• • "I'm No Angel" at the Dickinson • •
• • Why don't you come up to the Dickinson sometime?
• • "It's not the men in your life but the life in your men that's important," philosophizes Mae West in her second starring picture. It's a worthy successor to "She Done Him Wrong'' and it presents the curvaceous ingenue of the Bowery with the same type of smart cracking vehicle in which she can toss an applauded hip and roll an appraising eye.
• • She's no angel, but she spreads her wings a bit. Unlike its predecessor, this is no story of the gay '90s, but of modern times. You don't need a date for a Mae West story; she gets plenty of dates for herself. In any century, Mae remains high, wide and handsome.
• • The story concerns a lion tamer who brings out the animal in everyone she meets. The elephant is the only being that ever met her and left in possession of his trunk. The story opens with Mae giving tone to the honky-tonk, but it isn't long before Mae is on Broadway putting her head in the lion's mouth and halfway expecting to find gold fillings in his teeth. She gets so many presents, her maids never know when it's Christmas.
• • When a blue-blooded debutante stands in her way, Mae lightly spills a highball down the lady's back. Emily Post never has prescribed for a situation like that.
• • When Cary Grant comes along to investigate the scrape his friend has gotten into, he and Mae manage to scrape up an acquaintance among themselves. The show folk attempt to frame Mae into losing this Romeo. Finding his ardor cooled, Mae decides to try his cool cash. In the breach of promise suit, the defense attorneys assemble various lads from Mae's past, but Mae conducts the cross-examination for herself and it isn't long before the boys realize they don't know any of the answers. This trial scene is the funniest scene Mae West, Paramount's shady lady, comes to to win in.
• • Another hilarious moment comes when Mae sings the blues in her boudoir, followed by two strutting mammies. The supporting cast is good, but doesn't do much supporting. Mae can support herself. . . .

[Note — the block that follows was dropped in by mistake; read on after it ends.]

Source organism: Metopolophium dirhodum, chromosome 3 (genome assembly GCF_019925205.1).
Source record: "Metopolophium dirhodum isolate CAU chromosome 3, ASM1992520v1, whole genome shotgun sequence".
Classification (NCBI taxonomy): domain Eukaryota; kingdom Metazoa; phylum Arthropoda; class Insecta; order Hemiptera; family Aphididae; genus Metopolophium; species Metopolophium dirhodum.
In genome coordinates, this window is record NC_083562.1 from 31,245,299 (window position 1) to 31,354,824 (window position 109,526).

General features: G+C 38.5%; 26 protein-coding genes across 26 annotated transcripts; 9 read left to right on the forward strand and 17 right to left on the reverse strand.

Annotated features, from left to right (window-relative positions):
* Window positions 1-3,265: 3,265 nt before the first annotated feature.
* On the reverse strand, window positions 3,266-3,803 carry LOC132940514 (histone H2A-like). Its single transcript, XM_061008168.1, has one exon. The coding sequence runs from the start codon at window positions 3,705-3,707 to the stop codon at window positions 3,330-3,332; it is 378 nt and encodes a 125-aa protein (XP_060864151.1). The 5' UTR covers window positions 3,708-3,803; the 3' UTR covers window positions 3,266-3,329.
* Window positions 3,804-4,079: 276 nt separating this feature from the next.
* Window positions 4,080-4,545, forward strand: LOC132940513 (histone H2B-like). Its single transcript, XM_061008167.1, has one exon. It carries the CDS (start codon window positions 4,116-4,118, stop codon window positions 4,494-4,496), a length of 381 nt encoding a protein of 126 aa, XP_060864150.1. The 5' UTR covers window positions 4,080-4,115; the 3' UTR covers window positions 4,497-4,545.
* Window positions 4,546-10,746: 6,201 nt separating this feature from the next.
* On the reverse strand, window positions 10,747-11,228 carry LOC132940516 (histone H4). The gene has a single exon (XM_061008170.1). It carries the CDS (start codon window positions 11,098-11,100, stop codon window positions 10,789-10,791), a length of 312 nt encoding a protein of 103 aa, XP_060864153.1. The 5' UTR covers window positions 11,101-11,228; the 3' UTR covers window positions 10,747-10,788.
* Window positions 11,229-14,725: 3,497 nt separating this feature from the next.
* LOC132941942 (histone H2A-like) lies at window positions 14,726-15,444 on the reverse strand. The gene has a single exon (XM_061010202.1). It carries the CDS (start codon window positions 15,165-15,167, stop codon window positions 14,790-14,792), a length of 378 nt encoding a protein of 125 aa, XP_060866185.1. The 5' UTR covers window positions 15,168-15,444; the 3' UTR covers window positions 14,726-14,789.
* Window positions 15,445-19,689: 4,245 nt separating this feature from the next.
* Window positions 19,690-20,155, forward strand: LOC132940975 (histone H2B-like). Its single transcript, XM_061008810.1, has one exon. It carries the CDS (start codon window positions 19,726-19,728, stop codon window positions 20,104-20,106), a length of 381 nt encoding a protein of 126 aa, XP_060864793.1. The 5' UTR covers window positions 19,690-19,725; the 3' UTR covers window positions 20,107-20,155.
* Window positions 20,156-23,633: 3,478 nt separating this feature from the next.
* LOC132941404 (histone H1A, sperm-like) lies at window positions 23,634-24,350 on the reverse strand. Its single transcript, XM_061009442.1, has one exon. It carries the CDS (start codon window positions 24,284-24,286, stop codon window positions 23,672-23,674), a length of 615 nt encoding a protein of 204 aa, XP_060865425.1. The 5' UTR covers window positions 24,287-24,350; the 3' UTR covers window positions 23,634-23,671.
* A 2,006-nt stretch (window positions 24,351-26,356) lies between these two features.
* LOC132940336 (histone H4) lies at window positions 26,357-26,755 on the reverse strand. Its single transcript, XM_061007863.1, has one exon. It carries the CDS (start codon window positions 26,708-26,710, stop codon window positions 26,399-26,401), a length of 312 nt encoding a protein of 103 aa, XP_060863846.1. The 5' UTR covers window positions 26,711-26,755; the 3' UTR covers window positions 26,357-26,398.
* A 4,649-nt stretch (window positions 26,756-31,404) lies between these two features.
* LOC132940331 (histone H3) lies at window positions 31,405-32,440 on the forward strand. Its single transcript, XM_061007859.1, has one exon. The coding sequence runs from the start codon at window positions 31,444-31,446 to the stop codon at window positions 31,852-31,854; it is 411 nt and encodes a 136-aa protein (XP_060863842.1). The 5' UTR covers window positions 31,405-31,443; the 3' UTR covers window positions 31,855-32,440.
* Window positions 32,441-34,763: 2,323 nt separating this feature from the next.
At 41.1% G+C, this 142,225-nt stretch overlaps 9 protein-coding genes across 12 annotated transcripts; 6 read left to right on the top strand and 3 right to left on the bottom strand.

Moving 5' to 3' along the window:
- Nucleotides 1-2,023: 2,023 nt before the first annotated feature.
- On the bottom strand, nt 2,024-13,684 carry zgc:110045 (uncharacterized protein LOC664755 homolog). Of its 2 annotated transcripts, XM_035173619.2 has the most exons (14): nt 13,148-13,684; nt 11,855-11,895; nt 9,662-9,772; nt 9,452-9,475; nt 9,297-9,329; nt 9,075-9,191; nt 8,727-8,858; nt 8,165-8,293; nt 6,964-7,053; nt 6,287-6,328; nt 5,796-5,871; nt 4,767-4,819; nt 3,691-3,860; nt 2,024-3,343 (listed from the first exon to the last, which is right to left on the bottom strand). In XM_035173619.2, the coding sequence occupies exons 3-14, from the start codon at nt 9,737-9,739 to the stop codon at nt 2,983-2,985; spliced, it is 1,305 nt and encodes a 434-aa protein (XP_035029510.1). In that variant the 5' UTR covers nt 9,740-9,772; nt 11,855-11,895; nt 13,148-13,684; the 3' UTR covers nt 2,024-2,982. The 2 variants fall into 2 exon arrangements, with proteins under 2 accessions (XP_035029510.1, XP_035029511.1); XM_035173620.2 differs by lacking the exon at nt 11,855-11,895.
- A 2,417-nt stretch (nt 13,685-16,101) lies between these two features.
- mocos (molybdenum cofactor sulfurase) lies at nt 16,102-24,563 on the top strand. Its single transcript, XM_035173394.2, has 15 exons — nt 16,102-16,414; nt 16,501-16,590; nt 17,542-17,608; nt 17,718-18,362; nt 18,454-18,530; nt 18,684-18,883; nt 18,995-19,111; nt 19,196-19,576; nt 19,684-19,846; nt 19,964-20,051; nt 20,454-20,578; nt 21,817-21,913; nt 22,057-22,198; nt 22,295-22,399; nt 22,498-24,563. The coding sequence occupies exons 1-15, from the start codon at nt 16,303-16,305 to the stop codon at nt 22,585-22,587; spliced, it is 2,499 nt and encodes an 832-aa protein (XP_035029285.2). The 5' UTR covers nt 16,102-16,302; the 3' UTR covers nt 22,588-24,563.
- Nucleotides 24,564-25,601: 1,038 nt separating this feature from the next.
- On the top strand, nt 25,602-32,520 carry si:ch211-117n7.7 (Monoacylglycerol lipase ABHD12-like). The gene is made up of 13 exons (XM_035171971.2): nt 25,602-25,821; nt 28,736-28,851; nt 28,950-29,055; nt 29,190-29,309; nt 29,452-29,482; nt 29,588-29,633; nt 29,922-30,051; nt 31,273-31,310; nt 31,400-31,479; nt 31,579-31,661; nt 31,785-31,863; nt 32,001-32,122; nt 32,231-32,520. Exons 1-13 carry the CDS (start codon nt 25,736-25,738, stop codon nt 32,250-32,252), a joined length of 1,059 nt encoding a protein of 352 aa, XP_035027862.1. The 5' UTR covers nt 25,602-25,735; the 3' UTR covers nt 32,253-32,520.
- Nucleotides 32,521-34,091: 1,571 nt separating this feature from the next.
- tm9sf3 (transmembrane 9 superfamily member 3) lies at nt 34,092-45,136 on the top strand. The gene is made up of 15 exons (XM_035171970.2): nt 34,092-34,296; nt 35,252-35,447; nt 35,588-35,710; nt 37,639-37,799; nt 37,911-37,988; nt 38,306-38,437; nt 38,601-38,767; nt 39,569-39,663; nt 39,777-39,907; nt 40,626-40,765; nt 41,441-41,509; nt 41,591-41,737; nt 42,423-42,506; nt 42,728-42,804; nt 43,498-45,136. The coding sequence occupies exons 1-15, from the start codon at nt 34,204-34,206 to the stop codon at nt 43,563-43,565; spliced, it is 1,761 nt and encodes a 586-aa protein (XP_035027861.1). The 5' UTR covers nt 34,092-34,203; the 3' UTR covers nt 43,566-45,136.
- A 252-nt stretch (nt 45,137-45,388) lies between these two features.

• • Source: Article in The Chillicothe Constitution-Tribune (Chillicothe, Missouri); published on Saturday, 11 November 1933.
• • On Tuesday, 11 November 1913 • •
• • Mae West's vaudeville routine was noticed by an entertainment critic for the Philadelphia Times, where some quotes appeared on Tuesday, 11 November 1913.
• • On Friday, 11 November 1932 • •
• • Behind the scenes, a tug-of-war went on in Tinseltown. On one hand, Will Hays argued that Mae West would bring blatant indecency to the silver screen. On the other hand, studio executives sensed there was money to be made. Fortunately, two men obligated to enforce the code — — Jason Joy, who was head of the Committee until 1932, and his successor Dr. James Wingate — — were fairly ineffective. Nevertheless, the letters flew.
• • On Friday, 11 November 1932, James Wingate wrote a warning to Mr. McKenzie: "The basic story of Ruby Red is Diamond Lil." Moreover, "If the picture went through this way it would be recognized as the old story and looked upon as a subterfuge and a violation of the agreement ..."
• • On Monday, 11 November 1996 • •
• • An article by Claudia Roth Pierpont — — "The Strong Woman: What Was Mae West Really Fighting For?" — — was printed (page 105) in The New Yorker's issue dated for Monday, 11 November 1996.
• • Overheard in Hollywood • •
• • "The Mae West picture was never presented to the censor board of Ohio," Dr. Skinner wired John Hammel at the Paramount home office.
• • In Her Own Words • •
• • Mae West said: "Don't you see how my life is? I gotta top myself in my pictures and I gotta watch myself in everything else. My private life has gotta be a model."
• • Quote, Unquote • •
• • "Warners to Get Paramount Films for St. Louis" • •
• • St. Louis, Sept. 5.— Although F. and M. have bought "Belle of the Nineties" and have dated it to open at the Ambassador on Sept. 14, Warners will play the distributor's 1934 — 1935 output at the Shubert-Rialto and Orpheum.
• • The F. and M. — Paramount deal was a one-picture contract, since the Mae West film is one of the 1933 — 1934 releases and was not sold to Warners. . . .
• • Source: Item in Motion Picture Daily; published on Thursday, 6 September 1934
• • The Mae West Blog celebrates its 11th anniversary • •
• • Thank you for reading, sending questions, and posting comments during these past eleven years. The other day we entertained 3,497 visitors. And we reached a milestone recently when we completed 3,200 blog posts. Wow!
• • By the Numbers • •
• • The Mae West Blog was started ten years ago in July 2004. You are reading the 3308th blog post. Unlike many blogs, which draw upon reprinted content from a newspaper or a magazine and/ or summaries, links, or photos, the mainstay of this blog is its fresh material focused on the life and career of Mae West, herself an American original.
• • Come up and see Mae every day online: http://MaeWest.blogspot.com/
• • Photo: • • Mae West • • in 1934 • •
• • Feed — — http://feeds2.feedburner.com/MaeWest
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